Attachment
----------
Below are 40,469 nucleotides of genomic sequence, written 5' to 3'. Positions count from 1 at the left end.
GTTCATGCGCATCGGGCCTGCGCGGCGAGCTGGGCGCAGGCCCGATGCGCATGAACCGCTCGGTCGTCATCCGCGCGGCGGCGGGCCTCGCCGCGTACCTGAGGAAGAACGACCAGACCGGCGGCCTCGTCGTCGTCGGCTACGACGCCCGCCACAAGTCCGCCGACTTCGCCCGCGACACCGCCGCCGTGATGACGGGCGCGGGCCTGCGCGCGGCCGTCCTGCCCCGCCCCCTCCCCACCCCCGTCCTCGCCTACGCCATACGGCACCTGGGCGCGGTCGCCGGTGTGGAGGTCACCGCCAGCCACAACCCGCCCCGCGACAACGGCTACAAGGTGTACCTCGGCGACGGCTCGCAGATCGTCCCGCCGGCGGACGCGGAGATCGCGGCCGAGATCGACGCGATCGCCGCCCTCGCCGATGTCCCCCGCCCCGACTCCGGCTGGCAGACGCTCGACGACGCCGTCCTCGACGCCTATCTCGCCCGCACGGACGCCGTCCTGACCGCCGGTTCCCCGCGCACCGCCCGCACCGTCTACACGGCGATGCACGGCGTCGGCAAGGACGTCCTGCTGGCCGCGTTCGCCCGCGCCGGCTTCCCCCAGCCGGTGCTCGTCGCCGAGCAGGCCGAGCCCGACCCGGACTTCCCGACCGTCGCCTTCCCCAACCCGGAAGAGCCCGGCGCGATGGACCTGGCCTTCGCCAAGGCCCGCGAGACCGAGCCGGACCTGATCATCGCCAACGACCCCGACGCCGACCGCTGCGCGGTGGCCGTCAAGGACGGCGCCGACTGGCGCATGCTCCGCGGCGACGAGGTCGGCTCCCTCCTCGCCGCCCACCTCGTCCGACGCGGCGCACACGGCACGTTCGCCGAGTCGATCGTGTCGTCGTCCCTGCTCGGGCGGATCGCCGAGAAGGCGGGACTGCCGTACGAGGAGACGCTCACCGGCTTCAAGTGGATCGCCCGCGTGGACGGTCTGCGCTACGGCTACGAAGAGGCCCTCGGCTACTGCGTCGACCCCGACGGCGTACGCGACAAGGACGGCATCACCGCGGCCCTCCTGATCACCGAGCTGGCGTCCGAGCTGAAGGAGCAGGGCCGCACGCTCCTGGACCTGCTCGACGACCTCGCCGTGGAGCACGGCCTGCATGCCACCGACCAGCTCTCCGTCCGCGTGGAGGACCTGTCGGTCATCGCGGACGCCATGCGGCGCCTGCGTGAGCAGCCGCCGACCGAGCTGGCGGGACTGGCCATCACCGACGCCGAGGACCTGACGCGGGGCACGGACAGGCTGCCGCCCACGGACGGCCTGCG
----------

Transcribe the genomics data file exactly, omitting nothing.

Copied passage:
Below are 40,469 nucleotides of genomic sequence, written 5' to 3'. Positions count from 1 at the left end.
GTTCATGCGCATCGGGCCTGCGCGGCGAGCTGGGCGCAGGCCCGATGCGCATGAACCGCTCGGTCGTCATCCGCGCGGCGGCGGGCCTCGCCGCGTACCTGAGGAAGAACGACCAGACCGGCGGCCTCGTCGTCGTCGGCTACGACGCCCGCCACAAGTCCGCCGACTTCGCCCGCGACACCGCCGCCGTGATGACGGGCGCGGGCCTGCGCGCGGCCGTCCTGCCCCGCCCCCTCCCCACCCCCGTCCTCGCCTACGCCATACGGCACCTGGGCGCGGTCGCCGGTGTGGAGGTCACCGCCAGCCACAACCCGCCCCGCGACAACGGCTACAAGGTGTACCTCGGCGACGGCTCGCAGATCGTCCCGCCGGCGGACGCGGAGATCGCGGCCGAGATCGACGCGATCGCCGCCCTCGCCGATGTCCCCCGCCCCGACTCCGGCTGGCAGACGCTCGACGACGCCGTCCTCGACGCCTATCTCGCCCGCACGGACGCCGTCCTGACCGCCGGTTCCCCGCGCACCGCCCGCACCGTCTACACGGCGATGCACGGCGTCGGCAAGGACGTCCTGCTGGCCGCGTTCGCCCGCGCCGGCTTCCCCCAGCCGGTGCTCGTCGCCGAGCAGGCCGAGCCCGACCCGGACTTCCCGACCGTCGCCTTCCCCAACCCGGAAGAGCCCGGCGCGATGGACCTGGCCTTCGCCAAGGCCCGCGAGACCGAGCCGGACCTGATCATCGCCAACGACCCCGACGCCGACCGCTGCGCGGTGGCCGTCAAGGACGGCGCCGACTGGCGCATGCTCCGCGGCGACGAGGTCGGCTCCCTCCTCGCCGCCCACCTCGTCCGACGCGGCGCACACGGCACGTTCGCCGAGTCGATCGTGTCGTCGTCCCTGCTCGGGCGGATCGCCGAGAAGGCGGGACTGCCGTACGAGGAGACGCTCACCGGCTTCAAGTGGATCGCCCGCGTGGACGGTCTGCGCTACGGCTACGAAGAGGCCCTCGGCTACTGCGTCGACCCCGACGGCGTACGCGACAAGGACGGCATCACCGCGGCCCTCCTGATCACCGAGCTGGCGTCCGAGCTGAAGGAGCAGGGCCGCACGCTCCTGGACCTGCTCGACGACCTCGCCGTGGAGCACGGCCTGCATGCCACCGACCAGCTCTCCGTCCGCGTGGAGGACCTGTCGGTCATCGCGGACGCCATGCGGCGCCTGCGTGAGCAGCCGCCGACCGAGCTGGCGGGACTGGCCATCACCGACGCCGAGGACCTGACGCGGGGCACGGACAGGCTGCCGCCCACGGACGGCCTGCG